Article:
The English language requirement, as now stated in federal regulations, offers the option of ascertaining the English language proficiency of a prospective J-1 status holder through a documented interview by video-conferencing or by phone. Such an interview can only test the speaking ability of an individual (which inherently also says something about the listening ability) and has no method of examining the reading and writing ability of the person. Therefore, the minimum score listed above in a standardized test is the speaking score. The speaking score of each test satisfies the minimum regulatory requirement, regardless of other sub-scores of the test.
Can the department interview the prospective J-1 status holder to determine English language proficiency?
No, the interview must be undertaken by someone with formal English placement credentials, such as those held by Teachers of English to Speakers of Other Languages (TESOL). The interview must also comply with non-discrimination rules based on Title VII, avoiding questions/topics that could be perceived to introduce bias in the hiring or appointment process. And finally, assessment must be uniform across the University. The Chicago Language Center (CLC) staff conducting the language testing meets all those requirements and the CLC is the only entity in the University whose assessment results can be accepted.
How will the “within five years” rule be applied?
If any part of the circumstance that makes an individual eligible to waive the requirement falls within the 5-year window stated in the list of options that will suffice. For example, if someone is coming to the University at the start of the autumn quarter 2016 and earned a degree in the U.S. at the end of autumn quarter 2012, so that one quarter of the U.S. study falls within the 5-year window, that will suffice.
What documents can be submitted with a J-1 Request to show that someone has been working and living in the U.S. for at least two years in the past five years?
Documents to prove that someone has been working and living in the U.S. for at least two years can include:
- Paystubs (the last received and one from at least 2 years before then);
- A letter from the employer verifying the period of employment and showing that this employment physically occurred within the U.S.;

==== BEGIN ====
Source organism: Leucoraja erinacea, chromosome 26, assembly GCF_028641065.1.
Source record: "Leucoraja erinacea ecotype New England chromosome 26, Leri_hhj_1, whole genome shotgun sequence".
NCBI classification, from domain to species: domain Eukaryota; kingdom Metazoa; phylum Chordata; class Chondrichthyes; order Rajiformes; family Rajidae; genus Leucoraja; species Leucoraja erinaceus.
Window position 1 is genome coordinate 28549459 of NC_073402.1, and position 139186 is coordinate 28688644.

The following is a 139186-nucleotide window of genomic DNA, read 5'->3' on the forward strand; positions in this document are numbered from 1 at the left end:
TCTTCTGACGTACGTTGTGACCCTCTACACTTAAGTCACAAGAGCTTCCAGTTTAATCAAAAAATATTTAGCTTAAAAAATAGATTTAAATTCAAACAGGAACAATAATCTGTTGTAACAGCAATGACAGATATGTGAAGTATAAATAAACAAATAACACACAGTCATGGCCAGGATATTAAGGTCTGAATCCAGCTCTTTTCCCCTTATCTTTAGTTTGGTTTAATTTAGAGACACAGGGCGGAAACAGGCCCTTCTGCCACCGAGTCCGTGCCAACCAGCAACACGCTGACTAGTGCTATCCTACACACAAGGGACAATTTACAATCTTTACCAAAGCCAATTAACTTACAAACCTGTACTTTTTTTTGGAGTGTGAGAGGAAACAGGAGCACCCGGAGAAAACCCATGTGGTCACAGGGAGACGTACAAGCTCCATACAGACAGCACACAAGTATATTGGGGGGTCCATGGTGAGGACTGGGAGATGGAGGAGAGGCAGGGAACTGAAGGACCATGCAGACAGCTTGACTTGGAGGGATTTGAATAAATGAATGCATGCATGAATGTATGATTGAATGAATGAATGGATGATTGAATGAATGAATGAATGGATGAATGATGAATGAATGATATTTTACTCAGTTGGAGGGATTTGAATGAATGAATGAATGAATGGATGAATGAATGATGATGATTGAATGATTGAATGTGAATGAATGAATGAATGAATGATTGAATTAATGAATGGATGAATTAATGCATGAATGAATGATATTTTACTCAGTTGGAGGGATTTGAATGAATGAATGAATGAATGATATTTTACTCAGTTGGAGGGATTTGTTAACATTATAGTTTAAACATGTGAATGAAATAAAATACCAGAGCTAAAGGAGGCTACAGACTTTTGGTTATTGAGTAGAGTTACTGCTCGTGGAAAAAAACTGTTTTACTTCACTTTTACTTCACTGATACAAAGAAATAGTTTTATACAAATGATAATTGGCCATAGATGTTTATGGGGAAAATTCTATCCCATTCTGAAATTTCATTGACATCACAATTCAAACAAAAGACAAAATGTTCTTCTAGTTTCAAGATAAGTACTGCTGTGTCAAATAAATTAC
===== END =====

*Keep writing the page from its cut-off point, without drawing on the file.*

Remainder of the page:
- A detailed curriculum vitae showing the period of employment in the U.S. and responsibilities in the position listed.
What option is available if someone does not have the required English language proficiency for J status?
If the individual is eligible for another immigration status, if it is in the best interest of the University to bring the individual here, and if the unit is willing to sponsor the individual in that status (in light of policy constraints, cost, time line, administrative resources, regulatory requirements for maintenance of status, etc.), another immigration status can be obtained to bring the individual to the University. OIA will advise accordingly.
In the case of an interview, who will pay?
The Chicago Language Center will bill the cost for interviews ($50 each) to the department. The department is free to recover the expense from the J status holder based on policy each department will develop. Some departments may choose to absorb the cost, while others may choose to recover the expense from each J status holder. Others may pay for some classifications of J status holders, e.g. postdoctoral scholars, but not for others. The only distinction not permissible is one based on nationality. For departments with large J status populations, it is also recommended not to make the determination on a case-by-case basis.
How does this requirement compare to our peers?
The language requirement for J status holders applies across the U.S. and institutions have created a variety of instruments to apply it. Some of our peers in the IvyPlus group require higher minimum proficiency levels than the University of Chicago. The Chicago Language Center is a unique resource, however, and allows us to conduct the interview process in a welcoming, professional manner in line with University policies and standards.
Questions regarding this requirement should be directed to OIA's Director.